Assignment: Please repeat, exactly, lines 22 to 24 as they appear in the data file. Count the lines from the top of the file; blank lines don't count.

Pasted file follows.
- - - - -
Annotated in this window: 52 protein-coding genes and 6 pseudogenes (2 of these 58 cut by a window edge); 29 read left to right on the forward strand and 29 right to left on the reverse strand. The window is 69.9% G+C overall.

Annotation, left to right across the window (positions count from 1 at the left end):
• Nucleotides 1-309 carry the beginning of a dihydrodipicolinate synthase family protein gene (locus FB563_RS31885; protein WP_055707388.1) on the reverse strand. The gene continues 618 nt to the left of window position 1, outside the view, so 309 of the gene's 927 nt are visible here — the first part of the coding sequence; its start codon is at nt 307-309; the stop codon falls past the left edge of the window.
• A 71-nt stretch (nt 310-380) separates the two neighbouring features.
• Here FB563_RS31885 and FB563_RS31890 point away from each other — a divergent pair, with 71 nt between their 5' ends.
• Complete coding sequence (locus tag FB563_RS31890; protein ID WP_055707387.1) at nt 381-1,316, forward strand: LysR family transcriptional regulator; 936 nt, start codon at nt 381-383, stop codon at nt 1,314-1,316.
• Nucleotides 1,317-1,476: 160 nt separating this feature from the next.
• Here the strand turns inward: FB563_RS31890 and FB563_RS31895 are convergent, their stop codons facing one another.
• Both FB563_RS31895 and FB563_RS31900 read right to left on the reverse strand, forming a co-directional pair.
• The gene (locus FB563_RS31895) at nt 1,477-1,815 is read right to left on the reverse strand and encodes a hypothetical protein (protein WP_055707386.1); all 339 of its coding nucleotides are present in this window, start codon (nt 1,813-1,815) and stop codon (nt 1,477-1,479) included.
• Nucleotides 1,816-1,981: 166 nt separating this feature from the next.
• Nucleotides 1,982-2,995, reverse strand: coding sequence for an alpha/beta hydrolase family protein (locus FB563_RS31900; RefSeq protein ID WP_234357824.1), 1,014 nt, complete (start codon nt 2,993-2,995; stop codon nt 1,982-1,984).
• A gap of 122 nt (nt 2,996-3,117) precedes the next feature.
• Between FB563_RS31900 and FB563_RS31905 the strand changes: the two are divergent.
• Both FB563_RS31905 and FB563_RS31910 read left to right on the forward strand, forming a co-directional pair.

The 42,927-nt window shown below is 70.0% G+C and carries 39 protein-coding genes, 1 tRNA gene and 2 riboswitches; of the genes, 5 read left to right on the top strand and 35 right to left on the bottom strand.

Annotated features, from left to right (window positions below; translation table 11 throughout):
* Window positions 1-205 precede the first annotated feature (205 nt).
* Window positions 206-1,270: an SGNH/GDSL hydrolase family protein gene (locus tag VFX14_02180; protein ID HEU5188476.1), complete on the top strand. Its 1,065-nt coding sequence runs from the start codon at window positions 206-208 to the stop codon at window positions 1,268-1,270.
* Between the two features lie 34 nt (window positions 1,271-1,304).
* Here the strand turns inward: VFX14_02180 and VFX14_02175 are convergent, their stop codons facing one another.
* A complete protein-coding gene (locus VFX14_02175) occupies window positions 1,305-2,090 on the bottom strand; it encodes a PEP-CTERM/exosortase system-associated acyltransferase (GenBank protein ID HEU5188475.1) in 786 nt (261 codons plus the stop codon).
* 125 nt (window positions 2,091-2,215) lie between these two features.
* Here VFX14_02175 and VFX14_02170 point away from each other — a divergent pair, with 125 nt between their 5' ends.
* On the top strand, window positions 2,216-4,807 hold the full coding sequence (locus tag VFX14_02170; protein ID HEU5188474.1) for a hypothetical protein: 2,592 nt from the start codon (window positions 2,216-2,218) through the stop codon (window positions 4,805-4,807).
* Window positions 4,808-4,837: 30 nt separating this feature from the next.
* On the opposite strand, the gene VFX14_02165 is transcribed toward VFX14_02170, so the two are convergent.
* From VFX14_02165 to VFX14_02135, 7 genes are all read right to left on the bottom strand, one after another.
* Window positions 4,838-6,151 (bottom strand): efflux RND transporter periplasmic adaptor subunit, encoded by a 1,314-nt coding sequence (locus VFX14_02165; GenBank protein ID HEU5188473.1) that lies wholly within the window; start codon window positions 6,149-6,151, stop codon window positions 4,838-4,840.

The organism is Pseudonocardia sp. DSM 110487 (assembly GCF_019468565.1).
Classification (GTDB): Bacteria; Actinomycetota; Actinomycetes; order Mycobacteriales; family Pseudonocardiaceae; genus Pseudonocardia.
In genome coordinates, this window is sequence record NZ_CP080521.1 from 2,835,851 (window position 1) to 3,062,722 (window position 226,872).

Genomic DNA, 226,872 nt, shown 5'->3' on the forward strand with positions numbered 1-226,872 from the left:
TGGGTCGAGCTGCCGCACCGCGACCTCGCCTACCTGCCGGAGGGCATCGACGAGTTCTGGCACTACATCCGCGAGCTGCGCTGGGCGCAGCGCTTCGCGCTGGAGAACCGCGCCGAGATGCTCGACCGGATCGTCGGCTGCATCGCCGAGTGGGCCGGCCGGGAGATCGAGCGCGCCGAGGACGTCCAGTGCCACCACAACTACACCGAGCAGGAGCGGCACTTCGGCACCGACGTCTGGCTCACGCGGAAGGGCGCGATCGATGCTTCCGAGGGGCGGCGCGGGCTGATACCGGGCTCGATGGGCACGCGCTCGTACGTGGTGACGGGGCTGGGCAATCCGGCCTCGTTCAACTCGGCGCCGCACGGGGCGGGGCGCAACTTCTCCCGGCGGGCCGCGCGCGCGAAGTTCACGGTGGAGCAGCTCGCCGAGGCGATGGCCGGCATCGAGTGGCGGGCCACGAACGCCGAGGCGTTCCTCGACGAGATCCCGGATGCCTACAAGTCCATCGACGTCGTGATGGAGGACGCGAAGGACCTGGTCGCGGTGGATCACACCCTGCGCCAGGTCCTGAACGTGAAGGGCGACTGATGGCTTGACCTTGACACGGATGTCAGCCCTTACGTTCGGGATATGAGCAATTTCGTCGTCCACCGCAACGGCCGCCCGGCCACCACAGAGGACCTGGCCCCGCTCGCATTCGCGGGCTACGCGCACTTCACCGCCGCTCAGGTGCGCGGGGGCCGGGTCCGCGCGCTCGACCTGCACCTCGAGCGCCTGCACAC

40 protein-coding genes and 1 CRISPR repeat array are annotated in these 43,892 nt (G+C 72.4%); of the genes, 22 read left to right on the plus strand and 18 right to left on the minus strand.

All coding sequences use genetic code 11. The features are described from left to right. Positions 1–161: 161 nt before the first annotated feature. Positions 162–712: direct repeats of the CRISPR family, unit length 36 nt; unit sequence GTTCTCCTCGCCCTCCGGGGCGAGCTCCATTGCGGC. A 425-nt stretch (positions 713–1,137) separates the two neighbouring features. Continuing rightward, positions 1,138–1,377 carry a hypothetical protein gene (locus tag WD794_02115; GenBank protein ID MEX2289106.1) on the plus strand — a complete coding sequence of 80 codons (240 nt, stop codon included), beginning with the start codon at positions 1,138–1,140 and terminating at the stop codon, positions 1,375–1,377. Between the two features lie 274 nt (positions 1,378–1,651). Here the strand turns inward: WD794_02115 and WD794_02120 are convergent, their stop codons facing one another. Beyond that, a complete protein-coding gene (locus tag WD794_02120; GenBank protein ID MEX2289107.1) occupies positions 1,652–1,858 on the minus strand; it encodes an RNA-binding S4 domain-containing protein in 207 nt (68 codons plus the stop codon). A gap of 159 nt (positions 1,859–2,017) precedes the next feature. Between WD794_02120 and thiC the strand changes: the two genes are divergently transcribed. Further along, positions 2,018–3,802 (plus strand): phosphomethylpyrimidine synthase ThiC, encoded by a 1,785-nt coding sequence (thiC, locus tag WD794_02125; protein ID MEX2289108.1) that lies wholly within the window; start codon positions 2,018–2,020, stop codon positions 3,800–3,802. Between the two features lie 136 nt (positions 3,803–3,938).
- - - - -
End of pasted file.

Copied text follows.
* A complete protein-coding gene (locus VFX14_02175) occupies window positions 1,305-2,090 on the bottom strand; it encodes a PEP-CTERM/exosortase system-associated acyltransferase (GenBank protein ID HEU5188475.1) in 786 nt (261 codons plus the stop codon).
* 125 nt (window positions 2,091-2,215) lie between these two features.
* Here VFX14_02175 and VFX14_02170 point away from each other — a divergent pair, with 125 nt between their 5' ends.